Mesh failed

Hello everyone.

I have no idea how to create the mesh on my model.

I've tried to create it by default and with some face sizing adjustment on tiny faces, also i've tried with different values of Element size from 85 to 40.

I've checked mistakes by Fault Detection in Design Modeler and repaired it by Virtual Topology in Mechanical but have got no result.

The errors that were shown are below.

Also, i have attached my Design Modeler file .agbd below (Ansys 2020 R1).

My model was created as one part, so you dont need to create connections. I couldn't share workbench project archive due to the size is more than 4 GB.

Help me please!!! 😟


  • peteroznewmanpeteroznewman Member
    edited September 13


    This geometry is very "dirty". There are many complex faces that should not be present. The video below shows some methods for cleaning this dirty geometry. If you made this geometry, you need to learn how to create "clean" geometry.

    I sliced the geometry into 3 pieces which can be meshed. You can use Bonded Contact to hold them together. I had a question on whether the gaps shown in the video were intentional or just the result of dirty geometry. I assume the later, in which case, mesh defeaturing would eliminate small edges and the Pinball Radius on the bonded contact would bond across these gaps.

  • peteroznewman

    Thank you very much for your attention to my problem. The video is very helpfull.

    Yes, the model is so dirty, however the 0.5 mm gaps are intentional. They were created to simulate the weld work. So that connections between parts were through the welds.

  • peteroznewmanpeteroznewman Member
    edited September 13

    Okay, that is a good reason to have them. In that case, set the defeature tolerance to a size of 0.4 mm so the lip does not disappear. Then in Bonded Contact, you can just pick the face of the weld.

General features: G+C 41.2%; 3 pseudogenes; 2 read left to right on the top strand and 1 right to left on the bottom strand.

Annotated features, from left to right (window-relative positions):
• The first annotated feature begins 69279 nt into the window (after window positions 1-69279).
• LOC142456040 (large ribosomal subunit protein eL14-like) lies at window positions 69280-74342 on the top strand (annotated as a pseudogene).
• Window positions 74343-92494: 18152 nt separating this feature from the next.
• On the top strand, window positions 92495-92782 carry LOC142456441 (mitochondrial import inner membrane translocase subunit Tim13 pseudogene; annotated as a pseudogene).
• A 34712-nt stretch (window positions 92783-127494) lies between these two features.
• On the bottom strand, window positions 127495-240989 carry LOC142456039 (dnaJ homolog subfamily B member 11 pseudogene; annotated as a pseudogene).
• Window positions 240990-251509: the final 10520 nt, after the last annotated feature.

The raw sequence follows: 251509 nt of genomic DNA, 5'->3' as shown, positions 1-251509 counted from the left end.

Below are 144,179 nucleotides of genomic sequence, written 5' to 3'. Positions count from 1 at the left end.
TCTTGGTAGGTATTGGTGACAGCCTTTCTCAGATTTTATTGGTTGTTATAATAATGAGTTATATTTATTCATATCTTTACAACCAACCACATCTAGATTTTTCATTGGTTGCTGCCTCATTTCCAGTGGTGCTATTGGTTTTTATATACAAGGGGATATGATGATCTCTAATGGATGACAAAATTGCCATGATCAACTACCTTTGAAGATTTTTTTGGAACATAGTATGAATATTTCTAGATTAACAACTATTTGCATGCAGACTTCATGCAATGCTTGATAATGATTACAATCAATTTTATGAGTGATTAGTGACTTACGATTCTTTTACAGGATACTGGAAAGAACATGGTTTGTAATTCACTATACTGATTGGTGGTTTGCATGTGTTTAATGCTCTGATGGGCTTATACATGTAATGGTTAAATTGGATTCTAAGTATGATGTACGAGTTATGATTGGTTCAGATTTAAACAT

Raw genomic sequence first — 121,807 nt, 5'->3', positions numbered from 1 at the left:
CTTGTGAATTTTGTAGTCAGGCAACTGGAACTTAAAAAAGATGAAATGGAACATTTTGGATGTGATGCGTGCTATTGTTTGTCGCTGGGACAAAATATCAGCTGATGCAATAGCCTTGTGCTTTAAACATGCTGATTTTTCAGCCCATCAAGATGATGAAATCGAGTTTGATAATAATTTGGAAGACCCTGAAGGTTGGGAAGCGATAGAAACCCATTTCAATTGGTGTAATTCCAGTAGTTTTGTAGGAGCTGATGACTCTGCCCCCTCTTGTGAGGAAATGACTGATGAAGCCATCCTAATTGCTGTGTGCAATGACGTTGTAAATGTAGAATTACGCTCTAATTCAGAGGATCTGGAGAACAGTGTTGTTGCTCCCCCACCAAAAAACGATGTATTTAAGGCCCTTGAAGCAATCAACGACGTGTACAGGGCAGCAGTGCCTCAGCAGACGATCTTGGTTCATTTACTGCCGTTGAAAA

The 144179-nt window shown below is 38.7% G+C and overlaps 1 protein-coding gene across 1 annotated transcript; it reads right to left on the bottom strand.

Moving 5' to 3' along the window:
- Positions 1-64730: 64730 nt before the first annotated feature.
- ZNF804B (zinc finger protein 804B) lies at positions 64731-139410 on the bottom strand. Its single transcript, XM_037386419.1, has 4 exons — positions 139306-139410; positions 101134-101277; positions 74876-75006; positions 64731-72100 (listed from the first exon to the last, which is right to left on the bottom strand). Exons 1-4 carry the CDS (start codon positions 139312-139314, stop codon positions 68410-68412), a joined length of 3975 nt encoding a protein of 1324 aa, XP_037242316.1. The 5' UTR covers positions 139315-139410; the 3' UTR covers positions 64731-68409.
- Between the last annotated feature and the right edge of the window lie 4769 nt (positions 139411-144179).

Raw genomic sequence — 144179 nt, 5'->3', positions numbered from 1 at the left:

Another way to model welds is to let the weld bead be a separate body and use Shared Topology or Bonded Contact to hold the parts together.

  • Good afternoon Peteroznewman!

    I would like to create a square mesh for my model. (Like in the picture below). I've read it is more appopriate mesh for mechanical analysis.

    I have used Hex Dominant method in which the mesh creating lasted more than 10 hours and has got no result and i just finished the mesh building because i thought it cant be callculated for such a long time. I use pretty powerful computer with 320 gb RAM. However, the simple program controled mesh is calculated for 20 minutes.

    Also, i have sliced the geometry by peices and used sweep method but got an error that this method can't be used for a such geometry.

    I also need help from you. Could you please advice me what to do to create a square mesh?

    My Desing Moderel file is attached.

  • peteroznewmanpeteroznewman Member
    edited September 20


    You have really cleaned up the geometry nicely.

    It is easier to obtain a Hex mesh if you leave solids separate. You have united all the solids, so all that is available is a Tet mesh.

    A Quadratic Tet mesh provides excellent results if the elements are small in the areas of high stress gradient. You can use Mesh controls such as Sizing on the Body with Sphere of Influence to put small elements in a restricted volume, you just need to create a Coordinate System to locate the sphere.

    The benefit of a Quadratic Hex mesh is that fewer elements are needed to fill the volume, which makes the solution take less time to compute.

    You can spend a lot of time slicing up the solid to get the Hex mesh. If you only need to solve it once, it is not worth the time slicing it up. If you need to solve it hundreds of time in a Transient simulation, then it is worth the time to slice it up.

Sign In or Register to comment.